This fall, three senior cadets on the Air Force Academy’s football team have been accused of using cocaine. The players have all been kicked off the team, and face drug charges in the military justice system.
Seniors Cole Fagan, Joseph Saucier, and Kyler Ehm were expected to be standout members of the Academy’s 2019 football team. Instead, they have been sidelined by allegations of drug use, a violation of Article 112A of the Uniform Code of Military Justice.
The Three Cadets Facing Cocaine Charges
Earlier this fall, former Falcons fullback Cole Fagan pleaded guilty to snorting cocaine while partying in Breckenridge in 2017. He was sentenced to 15 days behind bars, which was far less than the five-year maximum he faced. He will also be reprimanded and forced to forfeit $500 per month for two months. Fagan was the leading rusher for the Air Force Academy’s 2018 football team and was expected to be a star on this year’s team.
Joseph Saucier pleaded guilty to one charge and three specifications of cocaine use and cocaine and marijuana possession after being arrested in his native Arkansas last December. The military assumed jurisdiction because Saucier was subject to the UCMJ, even though he was arrested in another state. He was recently sentenced to a reprimand, forfeiture of $1,116 per month for four months, and four months confinement. Military prosecutors agreed to drop allegations that he also intended to distribute illegal drugs, which carries a 15 year prison sentence.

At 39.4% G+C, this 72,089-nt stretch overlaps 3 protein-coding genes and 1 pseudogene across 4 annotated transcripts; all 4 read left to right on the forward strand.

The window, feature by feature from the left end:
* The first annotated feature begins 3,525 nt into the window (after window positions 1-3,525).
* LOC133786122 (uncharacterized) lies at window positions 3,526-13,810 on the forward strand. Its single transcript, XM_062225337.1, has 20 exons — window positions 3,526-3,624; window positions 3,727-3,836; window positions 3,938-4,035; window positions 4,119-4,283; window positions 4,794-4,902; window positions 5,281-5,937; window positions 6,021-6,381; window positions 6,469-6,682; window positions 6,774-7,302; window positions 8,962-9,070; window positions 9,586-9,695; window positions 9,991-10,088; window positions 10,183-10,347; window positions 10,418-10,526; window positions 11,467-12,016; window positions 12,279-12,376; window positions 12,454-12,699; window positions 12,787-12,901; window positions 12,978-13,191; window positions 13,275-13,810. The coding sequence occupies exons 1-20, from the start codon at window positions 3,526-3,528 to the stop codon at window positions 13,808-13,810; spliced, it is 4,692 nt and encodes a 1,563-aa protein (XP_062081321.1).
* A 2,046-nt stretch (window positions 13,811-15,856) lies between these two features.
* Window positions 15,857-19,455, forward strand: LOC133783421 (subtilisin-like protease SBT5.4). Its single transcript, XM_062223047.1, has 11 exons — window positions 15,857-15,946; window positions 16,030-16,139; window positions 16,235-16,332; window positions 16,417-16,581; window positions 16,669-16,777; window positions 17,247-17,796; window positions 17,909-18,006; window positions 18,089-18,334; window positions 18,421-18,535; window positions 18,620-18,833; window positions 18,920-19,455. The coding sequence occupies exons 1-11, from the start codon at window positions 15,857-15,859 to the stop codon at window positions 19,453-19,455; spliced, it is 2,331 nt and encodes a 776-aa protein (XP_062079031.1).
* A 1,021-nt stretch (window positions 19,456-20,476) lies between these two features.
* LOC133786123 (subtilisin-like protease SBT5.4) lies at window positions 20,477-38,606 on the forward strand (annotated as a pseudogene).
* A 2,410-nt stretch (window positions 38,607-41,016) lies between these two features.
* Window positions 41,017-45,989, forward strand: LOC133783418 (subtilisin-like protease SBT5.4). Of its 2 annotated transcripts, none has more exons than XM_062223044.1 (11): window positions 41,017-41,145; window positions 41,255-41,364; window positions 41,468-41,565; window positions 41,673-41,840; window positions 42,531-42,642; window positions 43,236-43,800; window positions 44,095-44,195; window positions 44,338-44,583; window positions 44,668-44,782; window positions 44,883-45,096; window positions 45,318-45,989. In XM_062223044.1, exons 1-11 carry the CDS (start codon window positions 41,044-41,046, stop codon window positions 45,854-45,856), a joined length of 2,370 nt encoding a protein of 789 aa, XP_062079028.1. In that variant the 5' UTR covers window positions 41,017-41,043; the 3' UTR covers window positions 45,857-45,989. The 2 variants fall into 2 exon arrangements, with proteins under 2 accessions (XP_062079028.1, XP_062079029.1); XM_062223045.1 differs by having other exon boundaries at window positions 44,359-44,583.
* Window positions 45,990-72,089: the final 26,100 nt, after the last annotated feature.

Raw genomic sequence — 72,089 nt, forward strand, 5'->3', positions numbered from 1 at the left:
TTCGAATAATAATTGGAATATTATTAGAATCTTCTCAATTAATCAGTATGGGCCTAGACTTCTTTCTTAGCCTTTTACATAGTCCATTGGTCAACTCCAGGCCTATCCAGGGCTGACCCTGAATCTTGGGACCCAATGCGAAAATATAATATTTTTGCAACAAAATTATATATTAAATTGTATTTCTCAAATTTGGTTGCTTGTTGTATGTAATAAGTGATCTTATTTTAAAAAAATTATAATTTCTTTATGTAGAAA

Ehm is the third Falcons football player to face cocaine charges in recent weeks. He was charged with four counts of cocaine use. The government’s star witness in Ehm’s case is Fagan.
Unlike other college football players, these cadets will not be coddled by their alma mater. While players at other schools may get a slap on the wrist from starstruck local law enforcement, or have their scholarships taken away, cadets face stiffer penalties.
All branches of the military take a zero-tolerance approach to drug use and vigorously prosecute drug offenders. These players have all already been kicked off the Academy’s football team. Whether they lose their scholarships depends on whether they remain at the Academy. Like all cadets, football players get free tuition and paychecks from the Pentagon.
What should you do if charged with a drug crime?
Any military cadet who is charged with a drug crime must carefully consider his or her next steps. It is important to put up a strong defense so that the cadet’s entire military career and the rest of his or her life is not defined by one stupid mistake.
Aviso Law LLC’s Court-Martial Law Division may be able to help if you or a loved one is facing drug charges under Article 112A of the Uniform Code of Military Justice. Whether you are under investigation, facing a court-martial, or seeking to appeal a decision you disagree with, it is never too late to contact our office for a free consultation.